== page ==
motor reversing

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oddjobfortwo
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motor reversing

Post by oddjobfortwo » Wed Jul 08, 2009 10:36 pm

hello all does anyone have a simple scematic for reversing for an a/c motor with a couple of limit switches? be gentle this is my first post thanks

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reloadron
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Re: motor reversing

Post by reloadron » Thu Jul 09, 2009 3:35 am

Hi and welcome aboard!

Much of what you are asking will depend on the motor in question. Would this be a single phase reversible AC motor or a poly-phase AC motor?

Ron

oddjobfortwo
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Re: motor reversing

Post by oddjobfortwo » Tue Jul 21, 2009 7:29 pm

im not sure but it has a neutral wire and the red and blacj wire you alternate for forward and reverse. i also need a stop button so it just doesent run continuaslly

mthornton
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Re: motor reversing

Post by mthornton » Tue Jul 21, 2009 9:02 pm

Assuming Mr. oddjobfortwo has a single-phase motor
Many 1-ph motors have separate run & starting windings. Reversing the direction of the motor is a matter of reversing the polarity of the start winding WRT the run winding(s). careful, because many 1-ph motors have 2 run-windings both brought out, allowing connection on either 240V or 120V. The start-winding is identifiable due to one winding end being connected to a centrifugal start-switch. Many start windings are 120V, and connect to the half-taps on the run windings.
You can go to your local tech college library, and look in an electric motor-book.
But, many 1-phase motors are not easily reversable at all. Some (shaded-pole) can only be reversed by swapping the stator ends WRT the end-bells

If Mr. oddjobfortwo has a three-phase motor, then you would likely be in an industrial setting, and you should get your electrician to show you how to reverse any 2 of the 3 phases to reverse direction.

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Bob Scott
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Re: motor reversing

Post by Bob Scott » Wed Jul 22, 2009 1:22 pm

I bought a 120V single phase surplus gearhead AC induction motor to make an actuator for rotating my C band sat dish. I had to make it reversible. There were two windings connected in parallel. I just had to reverse the AC power to one winding to make it run in reverse.
-=VA7KOR=- My solar system includes Pluto.

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dacflyer
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Re: motor reversing

Post by dacflyer » Wed Jul 22, 2009 2:40 pm

a pic of a data plate and wiring diagram would help a lit if you can provide that for us to see..

some motors are easy to reverse, they usually have 2 wired connected together, just reverse them..i see that a lot on condenser fan motors.

Dean Huster
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Re: motor reversing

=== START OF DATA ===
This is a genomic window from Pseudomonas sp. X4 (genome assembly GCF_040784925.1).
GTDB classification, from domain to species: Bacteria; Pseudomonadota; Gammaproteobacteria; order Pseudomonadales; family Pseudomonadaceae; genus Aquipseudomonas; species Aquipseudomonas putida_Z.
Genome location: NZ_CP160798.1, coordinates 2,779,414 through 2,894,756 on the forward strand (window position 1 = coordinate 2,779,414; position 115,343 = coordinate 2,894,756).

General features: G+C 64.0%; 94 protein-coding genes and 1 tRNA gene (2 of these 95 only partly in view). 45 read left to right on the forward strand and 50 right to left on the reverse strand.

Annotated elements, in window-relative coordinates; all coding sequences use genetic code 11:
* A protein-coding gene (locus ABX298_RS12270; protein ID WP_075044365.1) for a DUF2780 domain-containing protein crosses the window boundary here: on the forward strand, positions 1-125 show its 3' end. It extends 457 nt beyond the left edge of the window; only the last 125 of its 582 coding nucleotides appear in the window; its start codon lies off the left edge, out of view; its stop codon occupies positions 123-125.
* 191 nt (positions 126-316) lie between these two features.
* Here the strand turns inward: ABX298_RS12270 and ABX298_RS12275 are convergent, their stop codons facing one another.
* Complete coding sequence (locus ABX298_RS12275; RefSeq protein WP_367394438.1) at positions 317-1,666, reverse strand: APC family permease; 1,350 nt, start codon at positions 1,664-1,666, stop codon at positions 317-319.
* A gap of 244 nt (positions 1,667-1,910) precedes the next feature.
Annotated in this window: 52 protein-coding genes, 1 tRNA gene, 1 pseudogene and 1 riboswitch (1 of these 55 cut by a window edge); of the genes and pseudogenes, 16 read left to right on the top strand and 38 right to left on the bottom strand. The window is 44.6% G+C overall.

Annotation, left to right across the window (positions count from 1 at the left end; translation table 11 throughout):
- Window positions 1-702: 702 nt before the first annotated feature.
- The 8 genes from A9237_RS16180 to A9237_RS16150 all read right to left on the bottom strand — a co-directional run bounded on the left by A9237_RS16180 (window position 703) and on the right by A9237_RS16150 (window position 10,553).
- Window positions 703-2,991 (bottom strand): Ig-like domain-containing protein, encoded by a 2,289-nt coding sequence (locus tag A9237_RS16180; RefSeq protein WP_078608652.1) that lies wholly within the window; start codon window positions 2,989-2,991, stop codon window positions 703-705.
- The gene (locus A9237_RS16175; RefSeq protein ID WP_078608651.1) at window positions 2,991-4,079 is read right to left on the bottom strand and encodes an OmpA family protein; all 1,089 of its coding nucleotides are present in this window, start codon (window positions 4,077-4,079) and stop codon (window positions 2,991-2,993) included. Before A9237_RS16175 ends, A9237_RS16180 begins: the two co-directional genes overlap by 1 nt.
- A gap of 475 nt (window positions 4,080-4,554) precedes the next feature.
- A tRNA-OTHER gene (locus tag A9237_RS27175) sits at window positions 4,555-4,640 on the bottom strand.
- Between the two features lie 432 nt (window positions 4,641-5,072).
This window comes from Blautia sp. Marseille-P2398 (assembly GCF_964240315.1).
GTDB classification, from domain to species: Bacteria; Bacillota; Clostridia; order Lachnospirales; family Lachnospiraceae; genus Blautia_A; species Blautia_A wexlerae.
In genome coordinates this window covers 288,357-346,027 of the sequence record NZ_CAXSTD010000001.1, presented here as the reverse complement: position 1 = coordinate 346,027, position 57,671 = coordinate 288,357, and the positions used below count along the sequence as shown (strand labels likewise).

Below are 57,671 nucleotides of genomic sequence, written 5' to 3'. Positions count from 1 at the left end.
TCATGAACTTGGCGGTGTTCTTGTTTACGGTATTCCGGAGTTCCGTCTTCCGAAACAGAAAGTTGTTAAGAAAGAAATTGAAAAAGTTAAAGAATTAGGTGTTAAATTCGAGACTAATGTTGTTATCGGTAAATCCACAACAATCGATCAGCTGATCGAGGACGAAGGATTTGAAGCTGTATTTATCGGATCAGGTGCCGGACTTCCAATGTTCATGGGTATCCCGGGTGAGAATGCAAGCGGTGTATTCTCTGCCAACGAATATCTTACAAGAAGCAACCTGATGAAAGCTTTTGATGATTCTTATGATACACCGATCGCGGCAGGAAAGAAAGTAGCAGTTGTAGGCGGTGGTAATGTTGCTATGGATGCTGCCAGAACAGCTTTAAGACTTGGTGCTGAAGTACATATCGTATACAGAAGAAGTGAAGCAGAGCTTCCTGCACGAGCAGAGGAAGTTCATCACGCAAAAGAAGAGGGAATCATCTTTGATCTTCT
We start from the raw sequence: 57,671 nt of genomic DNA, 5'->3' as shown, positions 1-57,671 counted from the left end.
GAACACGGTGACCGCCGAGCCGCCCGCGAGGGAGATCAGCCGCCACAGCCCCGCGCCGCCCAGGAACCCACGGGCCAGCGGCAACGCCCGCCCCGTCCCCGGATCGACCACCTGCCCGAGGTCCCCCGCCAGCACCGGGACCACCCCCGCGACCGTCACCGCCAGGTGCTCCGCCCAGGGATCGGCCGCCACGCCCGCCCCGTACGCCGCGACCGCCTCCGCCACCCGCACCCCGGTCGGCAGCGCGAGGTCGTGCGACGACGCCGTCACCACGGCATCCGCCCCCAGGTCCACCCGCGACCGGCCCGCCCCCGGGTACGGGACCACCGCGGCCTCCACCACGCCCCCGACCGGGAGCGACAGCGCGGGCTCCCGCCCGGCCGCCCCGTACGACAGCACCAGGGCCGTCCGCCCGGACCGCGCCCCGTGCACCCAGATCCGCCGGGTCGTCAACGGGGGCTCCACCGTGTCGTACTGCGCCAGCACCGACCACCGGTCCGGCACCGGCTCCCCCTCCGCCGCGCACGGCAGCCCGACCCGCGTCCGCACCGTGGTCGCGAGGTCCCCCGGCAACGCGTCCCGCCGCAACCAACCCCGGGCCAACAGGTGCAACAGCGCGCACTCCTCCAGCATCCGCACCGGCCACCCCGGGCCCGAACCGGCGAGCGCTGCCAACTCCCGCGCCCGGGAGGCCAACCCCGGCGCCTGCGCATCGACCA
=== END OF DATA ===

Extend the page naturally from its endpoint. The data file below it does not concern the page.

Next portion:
Post by Dean Huster » Sat Jul 25, 2009 11:45 am

Be careful as it can be hard on the motor and the load to simply zap from forward to reverse and vice versa without a slow-down or full stop. Not to say that you can't do it -- after all, is a technique of motor braking, often using a plugging switch to handle the power removal when the motor speed has sufficiently slowed.

Dean
Dean Huster, Electronics Curmudgeon
Contributing Editor emeritus, "Q & A", of the former "Poptronics" magazine (formerly "Popular Electronics" and "Electronics Now" magazines).

R.I.P.

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dacflyer
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Re: motor reversing

Post by dacflyer » Mon Jul 27, 2009 6:04 pm

i have played with some motors that were reversable, but they are supposed to come to a full stop before it will work,, if you switched them while running, they would continue to run the same direction, it is actually the start winding that would kick the motor the right connection..

rshayes
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Re: motor reversing

Post by rshayes » Sun Aug 09, 2009 6:13 am

Motors that are designed as capacitor run motors (as opposed to capacitor start motors) often have two identical windings that are desigend to be excited 90 degrees ot of phase. One winding is connected directly to the power source and the other winding is fed through a series capacitor. Often only three leads are brought out of the motor. One end of each winding is connected to a common lead. The other ends of the windings are brought out separately. The phase shifting capacitor is connected between these leads. If power is supplied directly to one winding, the phase shifting capacitor drives the other winding and produces torque in one direction. Moving the power connection to the other winding reverses the motor. This is quite convenient, sinces it allows a single SPST center off toggle switch to both turn the motor off and on and also control its direction.

As far as your original question is concerned:

Limit switches usually only operate when a limit has been reached. They are arranged to stop motor operation in one direction but allow the motor to be reversed to allow travel away from the limit switch. Relays or logic can be used to remember the direction of motor operation and limit switches can be used to cause the relay or logic to reverse the motor direction.

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